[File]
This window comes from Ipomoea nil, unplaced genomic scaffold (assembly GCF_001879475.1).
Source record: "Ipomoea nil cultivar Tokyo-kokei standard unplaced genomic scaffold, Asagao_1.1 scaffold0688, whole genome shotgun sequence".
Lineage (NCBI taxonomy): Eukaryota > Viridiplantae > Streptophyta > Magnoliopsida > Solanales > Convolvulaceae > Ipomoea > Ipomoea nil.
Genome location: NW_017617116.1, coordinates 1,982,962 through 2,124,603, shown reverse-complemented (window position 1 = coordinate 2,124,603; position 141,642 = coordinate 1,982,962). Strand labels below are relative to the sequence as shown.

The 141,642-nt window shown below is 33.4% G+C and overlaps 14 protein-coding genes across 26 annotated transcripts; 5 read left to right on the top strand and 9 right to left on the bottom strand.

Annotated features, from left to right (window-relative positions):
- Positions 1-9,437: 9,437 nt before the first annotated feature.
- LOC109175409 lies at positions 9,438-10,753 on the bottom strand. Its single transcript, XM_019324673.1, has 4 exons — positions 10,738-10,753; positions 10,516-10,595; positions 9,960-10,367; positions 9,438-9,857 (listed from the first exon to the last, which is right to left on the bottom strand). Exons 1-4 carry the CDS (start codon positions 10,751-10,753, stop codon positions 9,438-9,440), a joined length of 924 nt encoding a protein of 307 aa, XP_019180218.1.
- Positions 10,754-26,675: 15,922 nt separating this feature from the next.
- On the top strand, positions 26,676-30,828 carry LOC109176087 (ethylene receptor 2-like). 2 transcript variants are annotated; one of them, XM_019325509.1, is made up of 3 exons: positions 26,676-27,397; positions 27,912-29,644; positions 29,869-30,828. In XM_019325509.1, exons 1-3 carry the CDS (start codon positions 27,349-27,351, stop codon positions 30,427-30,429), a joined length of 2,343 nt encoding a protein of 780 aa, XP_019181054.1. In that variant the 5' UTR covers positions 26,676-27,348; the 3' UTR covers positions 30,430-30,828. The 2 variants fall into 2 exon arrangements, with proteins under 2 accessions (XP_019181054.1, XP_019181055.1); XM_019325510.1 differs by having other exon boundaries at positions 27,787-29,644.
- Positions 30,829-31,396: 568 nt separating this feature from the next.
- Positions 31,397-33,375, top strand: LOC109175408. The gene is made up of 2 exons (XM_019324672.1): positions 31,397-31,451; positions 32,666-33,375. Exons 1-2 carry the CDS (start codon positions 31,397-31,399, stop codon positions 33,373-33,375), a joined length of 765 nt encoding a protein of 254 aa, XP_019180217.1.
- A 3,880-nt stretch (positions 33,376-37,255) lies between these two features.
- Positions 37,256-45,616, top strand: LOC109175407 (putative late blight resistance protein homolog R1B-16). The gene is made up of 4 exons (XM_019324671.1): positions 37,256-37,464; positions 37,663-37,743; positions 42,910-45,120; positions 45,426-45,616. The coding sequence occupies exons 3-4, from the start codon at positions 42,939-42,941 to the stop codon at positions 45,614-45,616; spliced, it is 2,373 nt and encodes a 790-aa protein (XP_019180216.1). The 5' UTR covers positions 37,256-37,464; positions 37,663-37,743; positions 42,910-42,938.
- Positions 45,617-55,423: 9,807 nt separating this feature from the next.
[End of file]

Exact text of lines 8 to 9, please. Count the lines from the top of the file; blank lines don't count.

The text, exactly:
- LOC109175409 lies at positions 9,438-10,753 on the bottom strand. Its single transcript, XM_019324673.1, has 4 exons — positions 10,738-10,753; positions 10,516-10,595; positions 9,960-10,367; positions 9,438-9,857 (listed from the first exon to the last, which is right to left on the bottom strand). Exons 1-4 carry the CDS (start codon positions 10,751-10,753, stop codon positions 9,438-9,440), a joined length of 924 nt encoding a protein of 307 aa, XP_019180218.1.
- Positions 10,754-26,675: 15,922 nt separating this feature from the next.